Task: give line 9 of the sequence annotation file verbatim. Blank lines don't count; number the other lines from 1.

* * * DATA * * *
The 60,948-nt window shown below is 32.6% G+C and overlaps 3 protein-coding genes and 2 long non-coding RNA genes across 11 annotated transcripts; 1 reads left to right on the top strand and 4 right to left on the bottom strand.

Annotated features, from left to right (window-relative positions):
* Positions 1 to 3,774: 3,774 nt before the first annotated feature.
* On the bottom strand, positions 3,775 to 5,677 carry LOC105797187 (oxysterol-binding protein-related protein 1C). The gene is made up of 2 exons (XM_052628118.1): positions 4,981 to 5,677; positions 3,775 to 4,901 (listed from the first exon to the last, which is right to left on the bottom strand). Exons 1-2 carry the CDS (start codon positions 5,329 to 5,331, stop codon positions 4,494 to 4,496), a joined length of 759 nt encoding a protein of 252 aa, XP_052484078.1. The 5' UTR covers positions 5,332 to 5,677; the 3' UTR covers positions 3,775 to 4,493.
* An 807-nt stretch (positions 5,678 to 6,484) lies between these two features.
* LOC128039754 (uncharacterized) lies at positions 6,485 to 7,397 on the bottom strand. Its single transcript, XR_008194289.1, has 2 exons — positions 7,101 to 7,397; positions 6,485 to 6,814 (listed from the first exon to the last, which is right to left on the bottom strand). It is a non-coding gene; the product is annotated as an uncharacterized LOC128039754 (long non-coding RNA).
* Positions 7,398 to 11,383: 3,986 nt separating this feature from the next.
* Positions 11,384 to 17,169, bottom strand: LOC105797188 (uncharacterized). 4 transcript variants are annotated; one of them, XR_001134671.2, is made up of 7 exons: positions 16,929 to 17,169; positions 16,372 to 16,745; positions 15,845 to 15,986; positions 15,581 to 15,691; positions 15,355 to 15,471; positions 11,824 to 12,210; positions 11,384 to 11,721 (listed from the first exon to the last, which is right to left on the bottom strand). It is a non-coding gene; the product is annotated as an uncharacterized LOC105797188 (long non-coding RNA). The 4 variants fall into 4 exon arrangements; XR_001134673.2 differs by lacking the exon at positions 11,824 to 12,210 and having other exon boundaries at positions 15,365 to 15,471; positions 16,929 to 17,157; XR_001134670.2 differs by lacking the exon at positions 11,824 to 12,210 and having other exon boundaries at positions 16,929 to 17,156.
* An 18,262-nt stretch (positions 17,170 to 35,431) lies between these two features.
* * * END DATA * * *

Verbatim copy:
* An 18,262-nt stretch (positions 17,170 to 35,431) lies between these two features.